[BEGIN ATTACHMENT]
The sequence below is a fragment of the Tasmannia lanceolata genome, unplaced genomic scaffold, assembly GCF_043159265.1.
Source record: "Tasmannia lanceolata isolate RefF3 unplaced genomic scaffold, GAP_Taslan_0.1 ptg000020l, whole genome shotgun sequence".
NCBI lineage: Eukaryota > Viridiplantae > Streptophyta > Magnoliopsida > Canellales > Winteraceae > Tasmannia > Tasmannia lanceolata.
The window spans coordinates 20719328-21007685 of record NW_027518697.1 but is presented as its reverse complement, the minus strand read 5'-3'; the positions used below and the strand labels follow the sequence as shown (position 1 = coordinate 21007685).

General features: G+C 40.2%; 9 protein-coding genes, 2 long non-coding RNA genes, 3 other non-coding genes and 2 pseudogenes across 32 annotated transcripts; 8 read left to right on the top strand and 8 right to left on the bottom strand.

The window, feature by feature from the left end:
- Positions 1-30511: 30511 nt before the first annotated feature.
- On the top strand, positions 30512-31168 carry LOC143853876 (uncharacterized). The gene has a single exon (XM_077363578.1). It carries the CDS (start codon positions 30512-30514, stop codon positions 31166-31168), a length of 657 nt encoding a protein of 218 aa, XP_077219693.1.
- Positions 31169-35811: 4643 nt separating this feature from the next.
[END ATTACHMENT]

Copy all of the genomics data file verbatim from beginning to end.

The sequence below is a fragment of the Tasmannia lanceolata genome, unplaced genomic scaffold, assembly GCF_043159265.1.
Source record: "Tasmannia lanceolata isolate RefF3 unplaced genomic scaffold, GAP_Taslan_0.1 ptg000020l, whole genome shotgun sequence".
NCBI lineage: Eukaryota > Viridiplantae > Streptophyta > Magnoliopsida > Canellales > Winteraceae > Tasmannia > Tasmannia lanceolata.
The window spans coordinates 20719328-21007685 of record NW_027518697.1 but is presented as its reverse complement, the minus strand read 5'-3'; the positions used below and the strand labels follow the sequence as shown (position 1 = coordinate 21007685).

General features: G+C 40.2%; 9 protein-coding genes, 2 long non-coding RNA genes, 3 other non-coding genes and 2 pseudogenes across 32 annotated transcripts; 8 read left to right on the top strand and 8 right to left on the bottom strand.

The window, feature by feature from the left end:
- Positions 1-30511: 30511 nt before the first annotated feature.
- On the top strand, positions 30512-31168 carry LOC143853876 (uncharacterized). The gene has a single exon (XM_077363578.1). It carries the CDS (start codon positions 30512-30514, stop codon positions 31166-31168), a length of 657 nt encoding a protein of 218 aa, XP_077219693.1.
- Positions 31169-35811: 4643 nt separating this feature from the next.